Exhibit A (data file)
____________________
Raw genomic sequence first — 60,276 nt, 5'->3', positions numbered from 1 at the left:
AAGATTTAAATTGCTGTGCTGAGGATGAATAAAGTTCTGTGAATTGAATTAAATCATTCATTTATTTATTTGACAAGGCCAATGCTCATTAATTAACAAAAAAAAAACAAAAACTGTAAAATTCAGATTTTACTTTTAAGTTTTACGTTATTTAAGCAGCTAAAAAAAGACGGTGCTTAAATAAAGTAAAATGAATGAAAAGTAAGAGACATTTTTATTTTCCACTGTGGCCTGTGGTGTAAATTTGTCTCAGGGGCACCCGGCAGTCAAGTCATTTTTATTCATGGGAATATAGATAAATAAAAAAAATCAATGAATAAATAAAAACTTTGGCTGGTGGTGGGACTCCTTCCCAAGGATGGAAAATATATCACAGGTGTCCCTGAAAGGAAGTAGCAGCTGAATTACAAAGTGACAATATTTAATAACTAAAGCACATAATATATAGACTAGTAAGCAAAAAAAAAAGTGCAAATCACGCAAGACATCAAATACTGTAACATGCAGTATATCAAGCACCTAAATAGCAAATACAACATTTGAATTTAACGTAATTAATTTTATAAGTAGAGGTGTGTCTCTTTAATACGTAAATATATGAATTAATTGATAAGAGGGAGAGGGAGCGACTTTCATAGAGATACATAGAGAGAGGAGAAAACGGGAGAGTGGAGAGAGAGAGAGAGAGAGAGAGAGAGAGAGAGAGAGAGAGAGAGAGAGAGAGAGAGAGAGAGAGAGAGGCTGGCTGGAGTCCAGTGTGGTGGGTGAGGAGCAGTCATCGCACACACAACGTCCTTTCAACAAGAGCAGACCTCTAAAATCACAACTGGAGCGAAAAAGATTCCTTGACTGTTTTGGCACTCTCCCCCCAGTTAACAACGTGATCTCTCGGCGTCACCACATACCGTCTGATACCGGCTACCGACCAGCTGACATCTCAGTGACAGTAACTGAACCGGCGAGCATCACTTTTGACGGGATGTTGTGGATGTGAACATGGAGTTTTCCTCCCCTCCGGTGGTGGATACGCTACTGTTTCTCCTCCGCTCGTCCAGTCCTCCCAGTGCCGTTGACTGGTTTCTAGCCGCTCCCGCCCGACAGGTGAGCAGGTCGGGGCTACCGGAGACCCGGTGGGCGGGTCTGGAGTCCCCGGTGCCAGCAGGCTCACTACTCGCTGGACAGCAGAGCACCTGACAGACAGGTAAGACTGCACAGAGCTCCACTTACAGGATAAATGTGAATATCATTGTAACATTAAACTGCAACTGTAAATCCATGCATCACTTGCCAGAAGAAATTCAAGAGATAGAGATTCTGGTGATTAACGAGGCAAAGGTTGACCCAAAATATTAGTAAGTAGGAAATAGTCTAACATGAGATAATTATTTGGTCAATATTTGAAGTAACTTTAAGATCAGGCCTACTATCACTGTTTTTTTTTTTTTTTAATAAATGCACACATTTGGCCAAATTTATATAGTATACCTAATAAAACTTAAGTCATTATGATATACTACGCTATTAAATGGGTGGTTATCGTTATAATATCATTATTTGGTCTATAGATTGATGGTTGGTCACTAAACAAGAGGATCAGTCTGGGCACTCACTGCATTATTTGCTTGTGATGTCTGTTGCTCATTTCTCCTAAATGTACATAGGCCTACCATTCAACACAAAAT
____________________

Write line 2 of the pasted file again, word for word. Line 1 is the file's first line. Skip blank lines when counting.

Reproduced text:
AAGATTTAAATTGCTGTGCTGAGGATGAATAAAGTTCTGTGAATTGAATTAAATCATTCATTTATTTATTTGACAAGGCCAATGCTCATTAATTAACAAAAAAAAAACAAAAACTGTAAAATTCAGATTTTACTTTTAAGTTTTACGTTATTTAAGCAGCTAAAAAAAGACGGTGCTTAAATAAAGTAAAATGAATGAAAAGTAAGAGACATTTTTATTTTCCACTGTGGCCTGTGGTGTAAATTTGTCTCAGGGGCACCCGGCAGTCAAGTCATTTTTATTCATGGGAATATAGATAAATAAAAAAAATCAATGAATAAATAAAAACTTTGGCTGGTGGTGGGACTCCTTCCCAAGGATGGAAAATATATCACAGGTGTCCCTGAAAGGAAGTAGCAGCTGAATTACAAAGTGACAATATTTAATAACTAAAGCACATAATATATAGACTAGTAAGCAAAAAAAAAAGTGCAAATCACGCAAGACATCAAATACTGTAACATGCAGTATATCAAGCACCTAAATAGCAAATACAACATTTGAATTTAACGTAATTAATTTTATAAGTAGAGGTGTGTCTCTTTAATACGTAAATATATGAATTAATTGATAAGAGGGAGAGGGAGCGACTTTCATAGAGATACATAGAGAGAGGAGAAAACGGGAGAGTGGAGAGAGAGAGAGAGAGAGAGAGAGAGAGAGAGAGAGAGAGAGAGAGAGAGAGAGAGAGAGAGAGAGAGGCTGGCTGGAGTCCAGTGTGGTGGGTGAGGAGCAGTCATCGCACACACAACGTCCTTTCAACAAGAGCAGACCTCTAAAATCACAACTGGAGCGAAAAAGATTCCTTGACTGTTTTGGCACTCTCCCCCCAGTTAACAACGTGATCTCTCGGCGTCACCACATACCGTCTGATACCGGCTACCGACCAGCTGACATCTCAGTGACAGTAACTGAACCGGCGAGCATCACTTTTGACGGGATGTTGTGGATGTGAACATGGAGTTTTCCTCCCCTCCGGTGGTGGATACGCTACTGTTTCTCCTCCGCTCGTCCAGTCCTCCCAGTGCCGTTGACTGGTTTCTAGCCGCTCCCGCCCGACAGGTGAGCAGGTCGGGGCTACCGGAGACCCGGTGGGCGGGTCTGGAGTCCCCGGTGCCAGCAGGCTCACTACTCGCTGGACAGCAGAGCACCTGACAGACAGGTAAGACTGCACAGAGCTCCACTTACAGGATAAATGTGAATATCATTGTAACATTAAACTGCAACTGTAAATCCATGCATCACTTGCCAGAAGAAATTCAAGAGATAGAGATTCTGGTGATTAACGAGGCAAAGGTTGACCCAAAATATTAGTAAGTAGGAAATAGTCTAACATGAGATAATTATTTGGTCAATATTTGAAGTAACTTTAAGATCAGGCCTACTATCACTGTTTTTTTTTTTTTTTAATAAATGCACACATTTGGCCAAATTTATATAGTATACCTAATAAAACTTAAGTCATTATGATATACTACGCTATTAAATGGGTGGTTATCGTTATAATATCATTATTTGGTCTATAGATTGATGGTTGGTCACTAAACAAGAGGATCAGTCTGGGCACTCACTGCATTATTTGCTTGTGATGTCTGTTGCTCATTTCTCCTAAATGTACATAGGCCTACCATTCAACACAAAAT